Wholesale central bank digital currencies (wCBDCs) can play a valuable role in the establishment of a global settlement window, writes a recent joint report released by the World Economic Forum (WEF) and Accenture. This is just one of the “four areas of differentiated value” highlighted by the paper, which aims to share practical insights for policymakers and the private sector to “realise the full potential of wCBDCs”.

The report’s findings suggest that “wCBDC systems are well-positioned to modernise cross-border transactions, especially those involving multiple parties and assets like FX or securities”. This is why it has value in establishing a global settlement window, where it can help overcome the differences in operation times among key trading corridors, thus “harmonising FX and securities markets settlement times”.

The modern way

The other three areas of differentiated value identified by the report are: expanding payment-versus-payment (PvP) arrangements, mutualising data across parties, and tokenising credit risk-free settlement media.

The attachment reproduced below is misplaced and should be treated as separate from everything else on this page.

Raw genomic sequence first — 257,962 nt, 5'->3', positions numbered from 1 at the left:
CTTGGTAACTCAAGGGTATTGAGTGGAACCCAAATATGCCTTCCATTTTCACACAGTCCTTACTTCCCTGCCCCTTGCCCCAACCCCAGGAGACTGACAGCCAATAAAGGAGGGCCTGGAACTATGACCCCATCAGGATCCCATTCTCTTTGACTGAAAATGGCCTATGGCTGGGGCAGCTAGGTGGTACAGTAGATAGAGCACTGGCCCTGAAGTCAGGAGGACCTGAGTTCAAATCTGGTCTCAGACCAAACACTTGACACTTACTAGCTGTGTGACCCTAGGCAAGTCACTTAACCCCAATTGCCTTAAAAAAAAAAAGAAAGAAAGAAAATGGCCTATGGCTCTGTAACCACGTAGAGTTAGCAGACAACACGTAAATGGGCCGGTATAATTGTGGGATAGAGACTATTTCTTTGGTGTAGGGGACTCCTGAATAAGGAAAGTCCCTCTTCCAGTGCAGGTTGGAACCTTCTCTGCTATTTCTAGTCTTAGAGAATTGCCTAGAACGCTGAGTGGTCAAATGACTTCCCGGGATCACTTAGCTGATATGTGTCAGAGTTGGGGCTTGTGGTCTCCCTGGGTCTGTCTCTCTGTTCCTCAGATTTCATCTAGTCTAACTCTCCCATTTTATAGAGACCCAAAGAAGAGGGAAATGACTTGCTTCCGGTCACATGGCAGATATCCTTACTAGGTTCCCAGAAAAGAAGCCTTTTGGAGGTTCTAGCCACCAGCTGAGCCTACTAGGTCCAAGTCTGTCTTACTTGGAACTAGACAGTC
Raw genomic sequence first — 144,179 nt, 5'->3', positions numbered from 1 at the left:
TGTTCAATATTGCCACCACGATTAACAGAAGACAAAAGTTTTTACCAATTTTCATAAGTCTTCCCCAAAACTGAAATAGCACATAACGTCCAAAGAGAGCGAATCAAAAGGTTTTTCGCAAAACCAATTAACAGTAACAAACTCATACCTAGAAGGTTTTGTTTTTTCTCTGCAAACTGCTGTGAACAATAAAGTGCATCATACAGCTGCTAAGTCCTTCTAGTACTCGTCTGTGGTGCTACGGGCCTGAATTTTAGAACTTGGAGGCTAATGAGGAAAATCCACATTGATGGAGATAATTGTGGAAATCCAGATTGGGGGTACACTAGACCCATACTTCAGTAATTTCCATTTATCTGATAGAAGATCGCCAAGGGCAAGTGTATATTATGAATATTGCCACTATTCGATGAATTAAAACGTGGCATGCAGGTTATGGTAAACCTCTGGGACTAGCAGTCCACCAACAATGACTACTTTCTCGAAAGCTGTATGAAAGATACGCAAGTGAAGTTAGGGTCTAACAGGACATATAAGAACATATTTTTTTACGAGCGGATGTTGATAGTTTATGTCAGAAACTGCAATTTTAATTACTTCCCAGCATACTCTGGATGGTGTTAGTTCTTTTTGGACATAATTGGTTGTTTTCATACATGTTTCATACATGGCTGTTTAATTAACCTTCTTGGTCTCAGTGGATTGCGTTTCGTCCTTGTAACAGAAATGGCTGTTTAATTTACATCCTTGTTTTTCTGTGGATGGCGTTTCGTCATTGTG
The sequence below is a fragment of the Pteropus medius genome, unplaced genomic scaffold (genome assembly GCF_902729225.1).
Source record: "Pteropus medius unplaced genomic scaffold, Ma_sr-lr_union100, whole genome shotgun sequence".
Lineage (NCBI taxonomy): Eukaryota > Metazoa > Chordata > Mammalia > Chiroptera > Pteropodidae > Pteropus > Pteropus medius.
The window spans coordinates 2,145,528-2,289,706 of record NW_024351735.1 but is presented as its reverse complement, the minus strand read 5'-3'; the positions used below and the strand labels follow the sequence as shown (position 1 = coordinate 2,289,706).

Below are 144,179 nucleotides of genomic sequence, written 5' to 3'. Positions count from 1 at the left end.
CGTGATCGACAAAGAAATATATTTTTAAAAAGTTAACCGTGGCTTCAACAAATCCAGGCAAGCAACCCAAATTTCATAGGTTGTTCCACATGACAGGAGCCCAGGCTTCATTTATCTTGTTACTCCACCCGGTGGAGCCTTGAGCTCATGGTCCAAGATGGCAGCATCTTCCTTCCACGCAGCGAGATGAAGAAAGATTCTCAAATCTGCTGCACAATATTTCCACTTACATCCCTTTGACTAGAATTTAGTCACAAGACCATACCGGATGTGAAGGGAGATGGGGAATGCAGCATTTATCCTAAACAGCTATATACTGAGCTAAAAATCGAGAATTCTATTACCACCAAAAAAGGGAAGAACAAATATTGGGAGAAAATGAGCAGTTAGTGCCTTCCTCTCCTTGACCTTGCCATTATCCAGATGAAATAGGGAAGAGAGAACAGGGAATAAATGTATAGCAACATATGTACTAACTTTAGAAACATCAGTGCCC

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The report describes wCBDCs as a modern form of central bank money (CeBM) that “could unlock new economic models and integration points that are not possible today”. Additionally, it will “preserve the role of CeBM as a credit risk-free payment instrument by providing a foundational layer for digital payments in the next generation of financial markets”.

Not all good

Despite being the shiny new thing that opens up various possibilities, wCBDCs will have to coexist with legacy infrastructure to achieve its full potential. An example is the real-time gross settlement (RTGS) systems that are today’s primary liquidity storage mechanisms.

There also remain areas where the value of wCBDCs may be limited, cautions the report. More evidence is needed before its effectiveness in addressing liquidity management, CeBM accessibility, compliance by design, and system interoperability can be determined.

To conclude, the paper suggests that policymakers, financial market infrastructures (FMIs), and private sector leaders tailor the insights shared to their jurisdictional and institutional contexts.